News, Sports

Athletes required to stand for anthem

KENZIE MEEKER/TheThreefoldAdvocate
KENZIE MEEKER/TheThreefoldAdvocate

The John Brown University Athletics Department instructed athletes to stand and show respect for the national anthem.

This announcement was made a few months ago after Colin Kaepernick, a professional American football quarterback for the San Francisco 49ers, protested against racial inequality by kneeling down while the national anthem was being sung.

Robyn Daugherty, the JBU athletics director, asked coaches to meet with their teams to discuss standing for the national anthem.  “If these student athletes have something that they are really concerned about and want to voice, I want to provide the appropriate venue for that to take place,” Daugherty said. “I don’t think that the national anthem at the beginning of an athletic contest is really the right place.”

Daugherty said her biggest objection to kneeling for the national anthem is that refusing to stand for the anthem shows disrespect for veterans and families who have loved ones in the military now.

“It goes back to are we uniting or are we dividing?,” she said.

“I think that concept is good for [Kaepernick], but when other people start doing it, I don’t think that’s okay,” senior soccer player Marco Cardona said.

Cardona believes that when people kneel during the anthem, it’s just to get attention; instead, he suggests having open conversations about it.

Jeff Soderquist, head coach of the women’s basketball team, had a discussion with the team after six women of the University of Arkansas’s basketball team knelt down during the national anthem last month.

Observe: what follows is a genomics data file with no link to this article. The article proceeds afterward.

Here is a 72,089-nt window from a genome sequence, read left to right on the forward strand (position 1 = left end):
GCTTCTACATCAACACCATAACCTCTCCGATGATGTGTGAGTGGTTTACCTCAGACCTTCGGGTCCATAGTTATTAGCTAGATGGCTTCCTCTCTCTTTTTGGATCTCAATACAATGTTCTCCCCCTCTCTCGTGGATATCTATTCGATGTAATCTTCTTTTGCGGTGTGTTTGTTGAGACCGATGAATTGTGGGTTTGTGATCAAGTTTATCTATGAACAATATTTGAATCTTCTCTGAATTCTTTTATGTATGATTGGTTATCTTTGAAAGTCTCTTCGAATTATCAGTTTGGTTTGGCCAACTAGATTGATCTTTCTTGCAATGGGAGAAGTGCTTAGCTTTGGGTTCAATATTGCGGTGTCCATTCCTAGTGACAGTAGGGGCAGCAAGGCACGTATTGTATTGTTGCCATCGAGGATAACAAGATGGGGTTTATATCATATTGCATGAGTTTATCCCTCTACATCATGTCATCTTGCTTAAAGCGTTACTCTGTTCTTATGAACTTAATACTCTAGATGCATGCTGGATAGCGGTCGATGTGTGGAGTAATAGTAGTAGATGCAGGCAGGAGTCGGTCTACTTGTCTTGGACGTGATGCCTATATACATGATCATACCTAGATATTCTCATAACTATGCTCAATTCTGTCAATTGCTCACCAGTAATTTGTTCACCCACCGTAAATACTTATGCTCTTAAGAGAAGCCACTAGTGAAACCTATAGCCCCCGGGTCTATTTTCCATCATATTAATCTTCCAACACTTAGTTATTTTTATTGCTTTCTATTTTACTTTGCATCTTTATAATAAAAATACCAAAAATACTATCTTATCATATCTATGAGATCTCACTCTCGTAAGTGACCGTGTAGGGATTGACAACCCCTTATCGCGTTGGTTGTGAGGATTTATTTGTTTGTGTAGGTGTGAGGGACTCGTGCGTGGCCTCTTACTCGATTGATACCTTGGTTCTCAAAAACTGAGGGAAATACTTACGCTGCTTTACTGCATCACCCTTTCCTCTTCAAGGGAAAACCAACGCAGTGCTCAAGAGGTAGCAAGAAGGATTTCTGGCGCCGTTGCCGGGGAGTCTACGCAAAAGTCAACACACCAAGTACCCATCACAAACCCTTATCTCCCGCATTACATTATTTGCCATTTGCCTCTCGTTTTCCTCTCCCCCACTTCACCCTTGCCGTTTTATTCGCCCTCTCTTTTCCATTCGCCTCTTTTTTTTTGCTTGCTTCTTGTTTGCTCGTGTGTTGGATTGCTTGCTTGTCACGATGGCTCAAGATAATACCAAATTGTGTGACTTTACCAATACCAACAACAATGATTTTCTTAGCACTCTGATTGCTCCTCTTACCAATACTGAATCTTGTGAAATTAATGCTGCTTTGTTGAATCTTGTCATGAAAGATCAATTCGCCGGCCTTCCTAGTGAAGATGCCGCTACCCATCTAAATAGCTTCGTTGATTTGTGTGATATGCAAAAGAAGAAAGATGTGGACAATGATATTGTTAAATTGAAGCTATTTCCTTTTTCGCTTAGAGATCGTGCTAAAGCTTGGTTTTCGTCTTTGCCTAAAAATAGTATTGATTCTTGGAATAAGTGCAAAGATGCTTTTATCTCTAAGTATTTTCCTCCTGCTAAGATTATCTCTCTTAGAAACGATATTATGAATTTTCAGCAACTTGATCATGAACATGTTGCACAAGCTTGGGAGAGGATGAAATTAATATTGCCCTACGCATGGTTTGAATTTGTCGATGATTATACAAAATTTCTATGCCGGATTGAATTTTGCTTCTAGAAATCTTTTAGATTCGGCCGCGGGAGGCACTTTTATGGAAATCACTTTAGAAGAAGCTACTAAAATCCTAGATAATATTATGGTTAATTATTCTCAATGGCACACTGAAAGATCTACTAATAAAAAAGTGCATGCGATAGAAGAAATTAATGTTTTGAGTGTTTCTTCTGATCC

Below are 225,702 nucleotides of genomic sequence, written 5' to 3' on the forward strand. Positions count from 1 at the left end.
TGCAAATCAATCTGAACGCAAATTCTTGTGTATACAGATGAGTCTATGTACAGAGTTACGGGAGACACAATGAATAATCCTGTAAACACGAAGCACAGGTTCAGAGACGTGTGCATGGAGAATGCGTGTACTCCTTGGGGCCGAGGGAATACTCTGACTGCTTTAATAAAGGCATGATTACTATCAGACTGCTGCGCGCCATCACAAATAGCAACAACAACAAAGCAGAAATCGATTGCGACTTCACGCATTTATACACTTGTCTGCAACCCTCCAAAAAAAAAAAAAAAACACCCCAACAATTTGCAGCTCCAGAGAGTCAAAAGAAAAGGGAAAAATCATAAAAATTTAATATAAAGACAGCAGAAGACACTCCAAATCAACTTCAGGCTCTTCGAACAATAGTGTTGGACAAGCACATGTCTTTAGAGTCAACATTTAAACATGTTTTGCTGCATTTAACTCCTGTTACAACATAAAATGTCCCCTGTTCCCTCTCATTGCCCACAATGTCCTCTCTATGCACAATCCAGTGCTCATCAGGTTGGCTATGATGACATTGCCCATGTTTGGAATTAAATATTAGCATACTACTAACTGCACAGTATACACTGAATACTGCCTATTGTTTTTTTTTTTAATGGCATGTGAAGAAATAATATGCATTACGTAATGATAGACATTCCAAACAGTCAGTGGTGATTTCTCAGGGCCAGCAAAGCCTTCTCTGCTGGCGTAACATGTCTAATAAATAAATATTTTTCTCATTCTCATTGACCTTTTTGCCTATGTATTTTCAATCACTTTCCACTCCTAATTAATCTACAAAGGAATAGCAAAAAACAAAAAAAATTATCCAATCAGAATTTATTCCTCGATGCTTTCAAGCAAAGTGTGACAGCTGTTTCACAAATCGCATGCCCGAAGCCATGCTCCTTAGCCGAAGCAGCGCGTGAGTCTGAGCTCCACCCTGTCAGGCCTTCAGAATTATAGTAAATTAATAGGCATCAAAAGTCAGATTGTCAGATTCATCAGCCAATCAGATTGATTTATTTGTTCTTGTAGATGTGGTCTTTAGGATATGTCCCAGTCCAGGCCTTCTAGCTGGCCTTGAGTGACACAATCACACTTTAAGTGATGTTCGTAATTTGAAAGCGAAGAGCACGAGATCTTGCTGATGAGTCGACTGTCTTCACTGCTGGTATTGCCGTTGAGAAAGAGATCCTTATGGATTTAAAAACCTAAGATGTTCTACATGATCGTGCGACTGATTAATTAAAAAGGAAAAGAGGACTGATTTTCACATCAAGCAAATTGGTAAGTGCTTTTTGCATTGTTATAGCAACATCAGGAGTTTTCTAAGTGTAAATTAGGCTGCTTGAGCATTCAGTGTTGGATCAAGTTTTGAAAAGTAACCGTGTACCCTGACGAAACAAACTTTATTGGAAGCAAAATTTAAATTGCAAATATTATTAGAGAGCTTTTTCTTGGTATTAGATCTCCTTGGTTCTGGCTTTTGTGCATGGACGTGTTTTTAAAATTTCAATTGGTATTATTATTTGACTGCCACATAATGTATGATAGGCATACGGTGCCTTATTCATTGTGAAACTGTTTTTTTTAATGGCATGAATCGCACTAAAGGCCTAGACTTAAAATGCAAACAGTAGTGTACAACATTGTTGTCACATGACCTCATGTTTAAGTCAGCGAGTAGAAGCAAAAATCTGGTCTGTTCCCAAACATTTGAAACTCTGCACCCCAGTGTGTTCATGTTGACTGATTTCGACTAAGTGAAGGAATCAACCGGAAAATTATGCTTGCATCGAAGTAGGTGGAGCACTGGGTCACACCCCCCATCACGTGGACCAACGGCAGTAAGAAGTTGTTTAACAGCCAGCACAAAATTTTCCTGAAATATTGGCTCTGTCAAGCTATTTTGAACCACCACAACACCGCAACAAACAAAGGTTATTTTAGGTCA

“What can we do? This country is divided right now. What can we do to unite?” Soderquist asked during the team’s discussion. “I feel like if you are going to play for me, I want you to stand for the national anthem,” Soderquist said as he recalled what he said at the meeting.

Soderquist believes that standing for the anthem as a team is a symbol of unity. If the team would like to protest, he suggests discussing the issue and coming up with a solution together.

Alicia Watt, sophomore education major, attended one of the women’s basketball games at the University of Arkansas a week after the protests.

     A predominantly black church had raised enough money for people to attend the game, free of charge, so that they could support the girls in their protest.

     “Many had signs that read ‘Black Lives Matter’ and ‘We Support Our Girls’ as well as t-shirts saying with hashtags about BLM and Kaepernick,” Watt said.

     This time, the University of Arkansas basketball players did not protest as Watt had hoped.

     “I think all of us were shocked to see the girls standing,” Watt said. “We were all peaceful. We held our signs hoping the girls and the cameras would see them, but there was no violence.”

     “We are not protesting because we hate America, our veterans or military, or even the flag. But we are fed up with the amount of hate, silencing, and violence that is occurring across the nation toward POC – specifically our black men,” Watt said. POC stands for people of color.

     Sara Williams, freshman basketball player, believes that if there was ever a uniting bond in our country, we should all seek and make the best effort we can to exploit that one uniting thing.

      “In the United States of America, it is our flag that stands for that one point that we can all find agreement and unity,” Williams said. “To choose to sit for the national anthem shows an incredible lack of understanding of all the flag represents or it shows someone intent on discrediting our wonderful way of life.”